The 2016 RNC convention in Cleveland is only three months away, but it is perhaps a rule used in 2012 that will have the greatest impact in Ohio.
In 2012, Republicans were worried about Ron Paul’s popularity possibly upsetting establishment candidate Mitt Romney’s clear path to the nomination. So, the RNC Rules Committee changed the rules.
Whereas previous conventions allowed for any candidate with the largest share of delegates in at least five states to be placed on the ballot, Republicans raised the 2012 threshold to eight states and the candidate needed a majority of delegates in the contests, not just the largest share.
What this meant was that Paul, whose supporters successfully played the delegate game in many states, could not upset Romney’s nomination bid. Paul’s name would not appear on the ballot because he didn’t reach the eight-state threshold. This rule will likely have a great impact in 2016 also.
The irony of what is now colloquially called the “Ron Paul Rule” is that this year, the higher threshold might hurt party attempts to undermine the anti-establishment front-runner, Donald Trump.
Trump currently holds 846 of the required 1,237 delegates needed to ensure his nomination with 15 states still left to vote. Even if he falls short, Ted Cruz and John Kasich both are at risk of not even making the eight-state majority minimum if the rule stands.
Currently, Ted Cruz has won at least a plurality of the primary or caucus vote in 9 states, but only took a majority of the delegates in 6 of those states. Colorado, which didn’t have a presidential preference election of any kind this year, and Wyoming’s delegates were given to Cruz at the states’ party conventions, which the Rules Committee could argue brings Cruz to the eight-state threshold.
However, how the state party handled the delegate process in Colorado is the subject of heated controversy, with Trump calling the process ‘rigged,’ and most Republican voters were locked out of the process altogether.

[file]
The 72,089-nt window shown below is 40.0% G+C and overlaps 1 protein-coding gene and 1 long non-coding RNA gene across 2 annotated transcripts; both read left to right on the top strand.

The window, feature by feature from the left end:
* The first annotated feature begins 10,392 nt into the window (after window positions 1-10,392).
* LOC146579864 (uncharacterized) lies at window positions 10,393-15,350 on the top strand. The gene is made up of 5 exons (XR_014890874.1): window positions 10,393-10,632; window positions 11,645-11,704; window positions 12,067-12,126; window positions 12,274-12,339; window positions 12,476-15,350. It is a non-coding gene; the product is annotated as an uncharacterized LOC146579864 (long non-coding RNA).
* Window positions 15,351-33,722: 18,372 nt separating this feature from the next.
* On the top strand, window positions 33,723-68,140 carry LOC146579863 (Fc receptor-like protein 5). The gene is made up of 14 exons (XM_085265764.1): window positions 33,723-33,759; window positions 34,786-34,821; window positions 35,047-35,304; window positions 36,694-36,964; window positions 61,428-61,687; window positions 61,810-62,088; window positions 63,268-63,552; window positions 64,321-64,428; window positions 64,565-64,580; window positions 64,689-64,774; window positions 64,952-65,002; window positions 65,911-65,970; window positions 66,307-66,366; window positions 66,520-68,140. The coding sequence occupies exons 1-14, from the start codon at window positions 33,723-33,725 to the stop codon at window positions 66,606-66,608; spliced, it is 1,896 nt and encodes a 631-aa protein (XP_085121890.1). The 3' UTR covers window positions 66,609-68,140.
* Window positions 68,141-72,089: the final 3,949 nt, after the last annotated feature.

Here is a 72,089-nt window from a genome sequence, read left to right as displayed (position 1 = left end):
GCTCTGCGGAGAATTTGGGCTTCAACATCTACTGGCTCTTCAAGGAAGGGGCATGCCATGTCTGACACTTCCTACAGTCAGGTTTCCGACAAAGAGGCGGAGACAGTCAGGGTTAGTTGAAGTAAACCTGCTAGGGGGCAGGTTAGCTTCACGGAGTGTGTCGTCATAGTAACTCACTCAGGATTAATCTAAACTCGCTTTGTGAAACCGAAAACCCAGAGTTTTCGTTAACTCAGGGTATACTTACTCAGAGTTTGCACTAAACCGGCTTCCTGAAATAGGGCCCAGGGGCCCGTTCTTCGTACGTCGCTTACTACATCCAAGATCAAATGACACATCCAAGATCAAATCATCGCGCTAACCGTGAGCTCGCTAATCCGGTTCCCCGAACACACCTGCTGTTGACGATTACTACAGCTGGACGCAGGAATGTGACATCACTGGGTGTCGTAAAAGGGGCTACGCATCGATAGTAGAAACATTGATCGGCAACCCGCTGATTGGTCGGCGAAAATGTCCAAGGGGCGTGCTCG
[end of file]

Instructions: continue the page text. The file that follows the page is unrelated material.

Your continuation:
Kasich on the other hand has only managed to win his home state. His second place finishes in various states would have no bearing on being able to appear on the ballot under this rule.
The fight over the nomination could ultimately rest on whether the RNC upholds the 2012 rule for this year’s convention. Therefore, what is formally known as Rule 40B in the Republican Nomination Rule Book is gradually gaining public interest.
It is important to note that all rules on the book are noted as “temporary” and therefore, the Rules Committee could easily decide to change Rule 40 to lower the number of states needed, replace majority with plurality win, or even repeal it all together to set up a fierce battle at the convention.
Ben Ginsburg, an RNC member who helped write Rule 40, as well as other RNC committee members have stressed the temporary nature of any rules until they are approved by this year’s convention, meaning that no one really knows what the final rules for the 2016 convention will look like until the eve of the convention.
What is certain, however, is that with both parties fractured and no clear winner in either one as of mid-April, both the Republican and Democratic conventions will be highly contested and politically intriguing events this summer.